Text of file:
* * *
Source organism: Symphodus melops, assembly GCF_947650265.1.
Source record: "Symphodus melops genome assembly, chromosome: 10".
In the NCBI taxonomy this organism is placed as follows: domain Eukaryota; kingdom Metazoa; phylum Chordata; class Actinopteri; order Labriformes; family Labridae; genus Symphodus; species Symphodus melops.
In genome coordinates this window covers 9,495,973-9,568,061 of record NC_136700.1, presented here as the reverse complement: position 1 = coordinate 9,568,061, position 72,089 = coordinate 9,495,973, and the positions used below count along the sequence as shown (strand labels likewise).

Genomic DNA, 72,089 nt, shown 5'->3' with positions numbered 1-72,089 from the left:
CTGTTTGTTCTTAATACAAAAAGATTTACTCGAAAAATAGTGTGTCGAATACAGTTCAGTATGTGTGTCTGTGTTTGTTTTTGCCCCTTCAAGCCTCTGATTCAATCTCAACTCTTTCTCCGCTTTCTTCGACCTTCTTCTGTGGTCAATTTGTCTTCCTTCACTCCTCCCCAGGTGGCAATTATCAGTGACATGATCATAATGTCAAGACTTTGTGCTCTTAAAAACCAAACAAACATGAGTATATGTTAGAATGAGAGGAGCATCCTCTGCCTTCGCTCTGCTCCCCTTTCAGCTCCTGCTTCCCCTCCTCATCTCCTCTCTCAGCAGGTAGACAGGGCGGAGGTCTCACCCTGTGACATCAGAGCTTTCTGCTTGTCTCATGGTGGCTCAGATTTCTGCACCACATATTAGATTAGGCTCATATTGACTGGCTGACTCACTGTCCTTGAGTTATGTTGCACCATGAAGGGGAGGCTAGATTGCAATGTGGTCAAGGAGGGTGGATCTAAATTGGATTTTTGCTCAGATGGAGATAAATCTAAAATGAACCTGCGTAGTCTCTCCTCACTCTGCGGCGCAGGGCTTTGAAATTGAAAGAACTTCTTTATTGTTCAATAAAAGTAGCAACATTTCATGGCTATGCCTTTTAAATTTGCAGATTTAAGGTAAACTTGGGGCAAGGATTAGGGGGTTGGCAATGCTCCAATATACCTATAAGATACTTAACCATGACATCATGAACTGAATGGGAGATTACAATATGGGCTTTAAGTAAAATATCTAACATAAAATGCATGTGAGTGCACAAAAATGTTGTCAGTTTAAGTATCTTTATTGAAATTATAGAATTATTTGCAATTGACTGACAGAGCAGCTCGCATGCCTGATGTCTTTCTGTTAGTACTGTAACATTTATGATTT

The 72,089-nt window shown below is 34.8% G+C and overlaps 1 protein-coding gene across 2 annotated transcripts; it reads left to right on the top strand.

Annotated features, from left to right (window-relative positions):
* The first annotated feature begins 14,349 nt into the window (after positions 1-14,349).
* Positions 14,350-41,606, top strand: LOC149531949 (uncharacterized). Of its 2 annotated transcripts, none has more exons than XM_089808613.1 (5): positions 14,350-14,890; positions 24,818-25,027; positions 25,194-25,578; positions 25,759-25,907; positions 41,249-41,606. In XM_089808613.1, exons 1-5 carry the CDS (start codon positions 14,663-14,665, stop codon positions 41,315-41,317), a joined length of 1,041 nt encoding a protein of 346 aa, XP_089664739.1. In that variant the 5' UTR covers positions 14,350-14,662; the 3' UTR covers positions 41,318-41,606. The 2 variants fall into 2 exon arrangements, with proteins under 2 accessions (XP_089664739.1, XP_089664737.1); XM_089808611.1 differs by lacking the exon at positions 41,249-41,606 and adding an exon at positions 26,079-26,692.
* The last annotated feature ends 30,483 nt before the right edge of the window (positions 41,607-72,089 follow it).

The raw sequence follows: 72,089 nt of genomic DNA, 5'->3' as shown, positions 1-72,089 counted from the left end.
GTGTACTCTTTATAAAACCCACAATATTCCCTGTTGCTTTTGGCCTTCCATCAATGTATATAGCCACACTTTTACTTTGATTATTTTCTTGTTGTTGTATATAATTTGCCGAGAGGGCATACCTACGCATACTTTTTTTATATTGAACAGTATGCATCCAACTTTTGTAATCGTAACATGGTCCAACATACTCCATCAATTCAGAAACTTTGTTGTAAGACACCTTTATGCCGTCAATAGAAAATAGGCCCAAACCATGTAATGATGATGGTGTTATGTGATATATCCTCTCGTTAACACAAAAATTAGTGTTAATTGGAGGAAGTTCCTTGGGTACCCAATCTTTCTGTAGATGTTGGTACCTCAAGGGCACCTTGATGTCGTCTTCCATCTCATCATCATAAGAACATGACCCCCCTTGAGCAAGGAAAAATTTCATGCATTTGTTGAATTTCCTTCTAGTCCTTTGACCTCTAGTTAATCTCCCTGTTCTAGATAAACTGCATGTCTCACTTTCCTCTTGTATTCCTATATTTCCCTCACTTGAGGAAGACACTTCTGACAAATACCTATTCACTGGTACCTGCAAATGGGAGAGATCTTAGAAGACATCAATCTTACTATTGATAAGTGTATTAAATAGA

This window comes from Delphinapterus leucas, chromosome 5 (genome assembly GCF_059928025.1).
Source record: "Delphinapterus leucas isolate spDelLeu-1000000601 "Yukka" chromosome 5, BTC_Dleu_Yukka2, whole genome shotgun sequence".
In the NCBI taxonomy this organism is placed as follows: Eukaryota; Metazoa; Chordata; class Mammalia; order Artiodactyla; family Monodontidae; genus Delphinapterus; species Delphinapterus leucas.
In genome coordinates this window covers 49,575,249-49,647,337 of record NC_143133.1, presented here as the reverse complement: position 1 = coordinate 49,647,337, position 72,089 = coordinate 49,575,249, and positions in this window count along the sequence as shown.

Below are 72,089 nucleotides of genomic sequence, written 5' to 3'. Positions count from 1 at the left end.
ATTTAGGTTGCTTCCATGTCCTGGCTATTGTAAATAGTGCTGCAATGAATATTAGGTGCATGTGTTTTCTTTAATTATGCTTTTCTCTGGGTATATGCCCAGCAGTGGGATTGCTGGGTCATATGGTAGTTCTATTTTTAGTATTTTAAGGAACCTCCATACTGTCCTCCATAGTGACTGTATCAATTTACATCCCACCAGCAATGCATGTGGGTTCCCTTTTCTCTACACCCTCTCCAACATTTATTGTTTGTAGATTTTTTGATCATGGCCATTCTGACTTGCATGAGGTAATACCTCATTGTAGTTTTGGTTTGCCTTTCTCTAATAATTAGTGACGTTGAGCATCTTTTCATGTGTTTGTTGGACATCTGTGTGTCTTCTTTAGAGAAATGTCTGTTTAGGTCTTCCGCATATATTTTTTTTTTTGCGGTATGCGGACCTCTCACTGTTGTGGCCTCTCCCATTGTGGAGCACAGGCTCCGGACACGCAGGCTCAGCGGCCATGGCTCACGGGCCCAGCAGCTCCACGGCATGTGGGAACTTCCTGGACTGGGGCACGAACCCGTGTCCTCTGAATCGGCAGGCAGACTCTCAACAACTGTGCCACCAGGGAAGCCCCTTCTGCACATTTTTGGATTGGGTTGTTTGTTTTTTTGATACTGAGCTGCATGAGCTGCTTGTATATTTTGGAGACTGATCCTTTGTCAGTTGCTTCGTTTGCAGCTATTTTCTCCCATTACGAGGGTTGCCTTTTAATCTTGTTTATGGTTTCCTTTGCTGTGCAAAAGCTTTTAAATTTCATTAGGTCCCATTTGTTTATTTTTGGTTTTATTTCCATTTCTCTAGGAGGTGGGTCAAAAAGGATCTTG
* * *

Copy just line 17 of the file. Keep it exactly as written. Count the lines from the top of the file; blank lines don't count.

In genome coordinates this window covers 49,575,249-49,647,337 of record NC_143133.1, presented here as the reverse complement: position 1 = coordinate 49,647,337, position 72,089 = coordinate 49,575,249, and positions in this window count along the sequence as shown.